It is certainly not an issue of interest at this time - for a variety of reasons - to either Jamaica, The Bahamas, Suriname and Belize, and most decidedly not Haiti. That means starting out with a minus of one third of CARICOM's membership.

Nor is it a question that either President Bharrat Jagdeo in Guyana or Prime Minister Owen Arthur in Barbados would be keen on discussing now - even at party level.

Dominica, which currently occupies the chairmanship of CARICOM, is understandably preoccupied with the headache of honouring debt payments, not any political unity initiative.

Although ruling parties in countries like St. Kitts and Nevis, Antigua and Barbuda, St. Lucia and Grenada all have overwhelming parliamentary majorities, none, as far as I am aware, is in the mood to take on the challenge of what, inevitably, we must come to face - blending economic integration with political unity.

Most of the leaders, if not all, should, however, have an interest in a ‘special meeting’ to consider ways to effectively respond to the criminal rampage they currently confront at home.

No Substitute
Their session on the crime situation at last July's Heads of Government Conference in Georgetown, cannot be a substitute for a ‘special meeting’ on crime and violence, in the same way they have agreed to next week's meeting in Port-of-Spain.

The Seventh Meeting of the Regional Task Force on Crime concluded last week in Port-of-Spain. Their report, with recommendations would be available for transmission to heads of government by the Community Secretariat to further guide the Community leaders.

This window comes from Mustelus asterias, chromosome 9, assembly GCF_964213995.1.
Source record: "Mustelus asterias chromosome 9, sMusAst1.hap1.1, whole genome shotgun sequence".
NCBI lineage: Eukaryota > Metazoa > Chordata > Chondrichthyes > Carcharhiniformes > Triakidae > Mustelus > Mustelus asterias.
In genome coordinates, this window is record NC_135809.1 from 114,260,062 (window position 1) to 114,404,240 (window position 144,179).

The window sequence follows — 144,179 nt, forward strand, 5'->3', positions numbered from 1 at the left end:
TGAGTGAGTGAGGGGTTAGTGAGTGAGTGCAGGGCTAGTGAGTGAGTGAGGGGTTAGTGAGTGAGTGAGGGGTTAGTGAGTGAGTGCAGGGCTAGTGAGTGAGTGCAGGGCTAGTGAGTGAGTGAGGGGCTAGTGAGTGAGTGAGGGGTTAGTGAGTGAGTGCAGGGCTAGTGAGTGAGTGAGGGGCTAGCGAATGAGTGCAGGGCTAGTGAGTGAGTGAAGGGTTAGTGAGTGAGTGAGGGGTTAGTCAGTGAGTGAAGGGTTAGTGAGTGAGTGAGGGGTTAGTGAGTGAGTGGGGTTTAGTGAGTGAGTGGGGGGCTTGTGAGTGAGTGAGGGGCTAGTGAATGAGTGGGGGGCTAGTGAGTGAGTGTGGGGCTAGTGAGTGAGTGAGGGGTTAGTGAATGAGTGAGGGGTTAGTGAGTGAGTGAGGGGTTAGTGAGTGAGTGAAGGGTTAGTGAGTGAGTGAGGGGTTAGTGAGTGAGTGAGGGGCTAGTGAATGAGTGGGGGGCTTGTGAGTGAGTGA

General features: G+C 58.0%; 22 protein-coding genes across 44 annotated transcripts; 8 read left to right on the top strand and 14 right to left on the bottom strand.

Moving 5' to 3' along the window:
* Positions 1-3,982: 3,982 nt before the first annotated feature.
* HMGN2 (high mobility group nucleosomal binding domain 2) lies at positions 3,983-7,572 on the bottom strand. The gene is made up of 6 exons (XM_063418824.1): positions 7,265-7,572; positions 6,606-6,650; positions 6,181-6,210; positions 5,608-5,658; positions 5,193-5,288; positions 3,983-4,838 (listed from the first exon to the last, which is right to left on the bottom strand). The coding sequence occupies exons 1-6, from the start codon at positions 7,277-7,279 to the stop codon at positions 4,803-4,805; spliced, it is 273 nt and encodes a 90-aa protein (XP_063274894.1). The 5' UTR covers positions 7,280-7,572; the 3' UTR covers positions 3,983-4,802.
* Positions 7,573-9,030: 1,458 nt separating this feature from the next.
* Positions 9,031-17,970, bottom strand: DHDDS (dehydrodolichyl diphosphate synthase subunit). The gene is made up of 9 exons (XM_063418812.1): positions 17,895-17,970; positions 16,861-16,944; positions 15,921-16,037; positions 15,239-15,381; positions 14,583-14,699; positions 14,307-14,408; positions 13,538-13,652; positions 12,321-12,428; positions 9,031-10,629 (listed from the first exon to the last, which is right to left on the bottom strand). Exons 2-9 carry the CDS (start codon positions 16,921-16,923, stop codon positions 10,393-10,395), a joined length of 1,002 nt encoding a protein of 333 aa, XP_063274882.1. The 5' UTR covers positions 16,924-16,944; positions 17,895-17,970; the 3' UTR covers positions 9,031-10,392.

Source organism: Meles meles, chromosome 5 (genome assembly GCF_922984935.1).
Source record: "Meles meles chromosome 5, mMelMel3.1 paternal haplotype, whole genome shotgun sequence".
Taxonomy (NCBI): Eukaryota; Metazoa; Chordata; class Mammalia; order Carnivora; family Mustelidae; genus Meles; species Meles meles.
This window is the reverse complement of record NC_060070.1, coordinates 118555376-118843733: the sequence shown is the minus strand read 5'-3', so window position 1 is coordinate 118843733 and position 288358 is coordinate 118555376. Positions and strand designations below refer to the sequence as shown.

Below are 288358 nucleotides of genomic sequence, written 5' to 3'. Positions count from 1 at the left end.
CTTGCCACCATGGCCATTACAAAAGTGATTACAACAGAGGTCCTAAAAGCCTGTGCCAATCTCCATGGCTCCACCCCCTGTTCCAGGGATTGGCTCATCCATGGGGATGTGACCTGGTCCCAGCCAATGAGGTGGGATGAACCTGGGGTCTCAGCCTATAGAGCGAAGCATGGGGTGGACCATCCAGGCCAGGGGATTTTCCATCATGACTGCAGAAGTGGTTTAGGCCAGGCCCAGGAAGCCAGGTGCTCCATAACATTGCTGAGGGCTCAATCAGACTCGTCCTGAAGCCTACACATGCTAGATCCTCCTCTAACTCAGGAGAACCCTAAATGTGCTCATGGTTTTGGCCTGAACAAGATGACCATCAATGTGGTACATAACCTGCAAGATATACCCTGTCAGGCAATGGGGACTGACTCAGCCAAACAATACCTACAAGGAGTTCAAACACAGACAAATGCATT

It, however, appears that for all the murders, the blood letting, kidnappings, hijackings, robberies and sheer hell being experienced by their citizens, an ole' talk meeting on "options for governance" is to be preferred to a "special meeting on crime and violence".

Little wonder that people are cynically asking: How serious are these CARICOM leaders?

Documents, essays on West Indian political integration abound. The late William Demas, for one, wrote extensively on the issue and died with his dream of even some CARICOM countries, becoming involved in some form of political integration, even, initially, a confederation.

We await to learn what new will now emerge from the requested document to be provided by the UWI to help our Community leaders in their 'talk' on "options for governance". That subject seems an expedient euphemism to avoid rocking anybody's boat by candidly facing the issue of "options on political union".

I do not know if among leading technocrats/resource people from the region will be the former chairman of The West Indian Commission and current Chancellor of the UWI, Shridath Ramphal, for the ‘special meeting’ on February 13.

In its historic ‘Time for Action’ report, the Commission itself was so haunted by the ghost of a failed federal experiment of the 1960s that, for all its very enlightening and far-reaching recommendations, it opted to steer clear from advocating new initiatives for political integration. It ended up highlighting the concept of CARICOM as a "Community of sovereign states".

Now, after the ole' talk ‘special meeting’ of February 13, we will see how the Community leaders spend the following two days, February 14-15, dealing with issues of immediate relevance, high among them the criminal rampage.